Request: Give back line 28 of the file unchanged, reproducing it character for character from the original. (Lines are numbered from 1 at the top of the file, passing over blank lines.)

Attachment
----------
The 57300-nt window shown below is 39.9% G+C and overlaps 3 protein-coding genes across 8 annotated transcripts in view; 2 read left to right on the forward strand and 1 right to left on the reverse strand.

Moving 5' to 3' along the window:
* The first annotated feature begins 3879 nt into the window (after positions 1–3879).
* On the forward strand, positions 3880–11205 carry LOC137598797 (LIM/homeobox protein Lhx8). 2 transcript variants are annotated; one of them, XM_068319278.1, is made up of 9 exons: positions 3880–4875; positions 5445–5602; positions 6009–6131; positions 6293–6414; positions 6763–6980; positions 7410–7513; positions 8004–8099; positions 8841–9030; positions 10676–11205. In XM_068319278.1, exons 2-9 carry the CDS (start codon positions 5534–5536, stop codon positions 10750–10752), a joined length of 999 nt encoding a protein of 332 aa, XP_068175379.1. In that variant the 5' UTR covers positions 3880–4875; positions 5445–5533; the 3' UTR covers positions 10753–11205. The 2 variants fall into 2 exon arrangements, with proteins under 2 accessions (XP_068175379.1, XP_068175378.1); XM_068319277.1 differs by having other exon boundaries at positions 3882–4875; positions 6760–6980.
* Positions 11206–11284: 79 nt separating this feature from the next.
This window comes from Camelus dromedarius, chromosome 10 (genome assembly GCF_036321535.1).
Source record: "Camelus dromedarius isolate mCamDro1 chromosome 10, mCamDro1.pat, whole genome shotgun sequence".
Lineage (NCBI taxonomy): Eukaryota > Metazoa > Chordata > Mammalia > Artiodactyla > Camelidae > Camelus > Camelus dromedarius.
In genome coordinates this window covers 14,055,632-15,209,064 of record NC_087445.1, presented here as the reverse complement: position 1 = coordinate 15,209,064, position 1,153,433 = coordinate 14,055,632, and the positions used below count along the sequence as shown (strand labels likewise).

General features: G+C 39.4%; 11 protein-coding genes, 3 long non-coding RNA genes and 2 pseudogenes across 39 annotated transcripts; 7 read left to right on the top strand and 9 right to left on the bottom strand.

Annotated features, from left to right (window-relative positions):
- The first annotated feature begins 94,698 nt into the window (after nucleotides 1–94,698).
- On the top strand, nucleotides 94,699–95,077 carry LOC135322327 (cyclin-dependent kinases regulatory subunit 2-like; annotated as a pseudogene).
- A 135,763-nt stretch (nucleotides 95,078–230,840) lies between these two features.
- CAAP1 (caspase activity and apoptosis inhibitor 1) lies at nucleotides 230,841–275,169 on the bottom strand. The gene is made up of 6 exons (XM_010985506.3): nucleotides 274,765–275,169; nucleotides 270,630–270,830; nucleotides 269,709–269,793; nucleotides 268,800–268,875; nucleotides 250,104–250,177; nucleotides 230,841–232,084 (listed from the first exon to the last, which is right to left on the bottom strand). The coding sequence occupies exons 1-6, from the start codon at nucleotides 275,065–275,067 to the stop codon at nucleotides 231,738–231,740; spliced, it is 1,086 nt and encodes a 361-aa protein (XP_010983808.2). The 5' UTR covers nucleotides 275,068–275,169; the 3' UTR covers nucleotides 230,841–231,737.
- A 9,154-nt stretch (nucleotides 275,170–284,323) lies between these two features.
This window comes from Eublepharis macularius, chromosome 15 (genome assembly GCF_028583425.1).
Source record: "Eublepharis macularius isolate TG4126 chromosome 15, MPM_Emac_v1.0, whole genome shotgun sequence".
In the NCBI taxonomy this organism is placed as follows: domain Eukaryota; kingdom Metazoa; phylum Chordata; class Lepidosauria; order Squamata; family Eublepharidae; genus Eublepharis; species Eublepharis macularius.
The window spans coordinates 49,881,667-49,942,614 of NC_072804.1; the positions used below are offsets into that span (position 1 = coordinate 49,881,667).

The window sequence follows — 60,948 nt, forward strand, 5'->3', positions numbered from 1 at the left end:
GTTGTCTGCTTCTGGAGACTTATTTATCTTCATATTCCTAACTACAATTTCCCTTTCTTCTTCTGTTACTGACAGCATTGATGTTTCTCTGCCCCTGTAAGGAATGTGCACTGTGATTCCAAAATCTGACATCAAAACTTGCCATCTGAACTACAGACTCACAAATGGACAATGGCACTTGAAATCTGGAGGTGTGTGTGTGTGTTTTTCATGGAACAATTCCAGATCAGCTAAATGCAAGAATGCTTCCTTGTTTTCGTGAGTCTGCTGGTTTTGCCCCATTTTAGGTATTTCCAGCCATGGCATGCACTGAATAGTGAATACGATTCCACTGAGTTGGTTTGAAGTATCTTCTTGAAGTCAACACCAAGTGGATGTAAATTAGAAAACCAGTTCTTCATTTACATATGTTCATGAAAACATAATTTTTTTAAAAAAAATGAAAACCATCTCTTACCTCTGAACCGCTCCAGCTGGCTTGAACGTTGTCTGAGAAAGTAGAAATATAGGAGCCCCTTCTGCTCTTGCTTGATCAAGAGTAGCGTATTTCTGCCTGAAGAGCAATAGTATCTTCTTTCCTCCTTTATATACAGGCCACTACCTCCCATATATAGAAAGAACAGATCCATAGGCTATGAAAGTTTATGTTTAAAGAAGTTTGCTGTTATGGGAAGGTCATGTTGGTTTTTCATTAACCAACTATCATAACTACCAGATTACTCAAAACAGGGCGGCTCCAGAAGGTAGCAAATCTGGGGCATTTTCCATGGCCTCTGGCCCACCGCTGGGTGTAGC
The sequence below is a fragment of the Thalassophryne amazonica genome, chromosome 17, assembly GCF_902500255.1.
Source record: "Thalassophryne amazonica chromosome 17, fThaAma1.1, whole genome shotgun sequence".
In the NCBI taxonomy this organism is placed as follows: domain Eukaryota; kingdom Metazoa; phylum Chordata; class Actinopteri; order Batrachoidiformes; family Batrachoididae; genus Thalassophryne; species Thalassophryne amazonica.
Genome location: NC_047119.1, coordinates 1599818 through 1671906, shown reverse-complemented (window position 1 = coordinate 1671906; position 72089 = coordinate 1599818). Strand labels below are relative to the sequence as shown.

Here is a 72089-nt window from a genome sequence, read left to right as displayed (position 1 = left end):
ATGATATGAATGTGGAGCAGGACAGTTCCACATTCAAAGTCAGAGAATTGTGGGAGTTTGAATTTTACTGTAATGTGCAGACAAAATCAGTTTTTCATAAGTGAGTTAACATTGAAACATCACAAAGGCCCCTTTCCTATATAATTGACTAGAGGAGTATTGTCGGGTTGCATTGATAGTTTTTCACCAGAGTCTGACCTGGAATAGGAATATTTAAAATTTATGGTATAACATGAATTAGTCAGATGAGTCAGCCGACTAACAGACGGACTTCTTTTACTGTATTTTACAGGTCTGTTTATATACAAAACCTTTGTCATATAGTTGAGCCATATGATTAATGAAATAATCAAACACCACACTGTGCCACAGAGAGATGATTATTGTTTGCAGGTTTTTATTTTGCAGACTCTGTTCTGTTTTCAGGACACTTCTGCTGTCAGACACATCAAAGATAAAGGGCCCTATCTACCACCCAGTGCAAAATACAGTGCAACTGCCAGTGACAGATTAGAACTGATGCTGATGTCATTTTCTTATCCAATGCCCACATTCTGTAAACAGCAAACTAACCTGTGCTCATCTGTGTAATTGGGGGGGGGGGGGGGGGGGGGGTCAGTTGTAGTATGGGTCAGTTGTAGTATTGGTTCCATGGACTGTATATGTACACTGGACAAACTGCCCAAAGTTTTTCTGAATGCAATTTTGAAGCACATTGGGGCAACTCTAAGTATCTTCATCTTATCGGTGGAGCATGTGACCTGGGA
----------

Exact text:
ATGATATGAATGTGGAGCAGGACAGTTCCACATTCAAAGTCAGAGAATTGTGGGAGTTTGAATTTTACTGTAATGTGCAGACAAAATCAGTTTTTCATAAGTGAGTTAACATTGAAACATCACAAAGGCCCCTTTCCTATATAATTGACTAGAGGAGTATTGTCGGGTTGCATTGATAGTTTTTCACCAGAGTCTGACCTGGAATAGGAATATTTAAAATTTATGGTATAACATGAATTAGTCAGATGAGTCAGCCGACTAACAGACGGACTTCTTTTACTGTATTTTACAGGTCTGTTTATATACAAAACCTTTGTCATATAGTTGAGCCATATGATTAATGAAATAATCAAACACCACACTGTGCCACAGAGAGATGATTATTGTTTGCAGGTTTTTATTTTGCAGACTCTGTTCTGTTTTCAGGACACTTCTGCTGTCAGACACATCAAAGATAAAGGGCCCTATCTACCACCCAGTGCAAAATACAGTGCAACTGCCAGTGACAGATTAGAACTGATGCTGATGTCATTTTCTTATCCAATGCCCACATTCTGTAAACAGCAAACTAACCTGTGCTCATCTGTGTAATTGGGGGGGGGGGGGGGGGGGGGGTCAGTTGTAGTATGGGTCAGTTGTAGTATTGGTTCCATGGACTGTATATGTACACTGGACAAACTGCCCAAAGTTTTTCTGAATGCAATTTTGAAGCACATTGGGGCAACTCTAAGTATCTTCATCTTATCGGTGGAGCATGTGACCTGGGA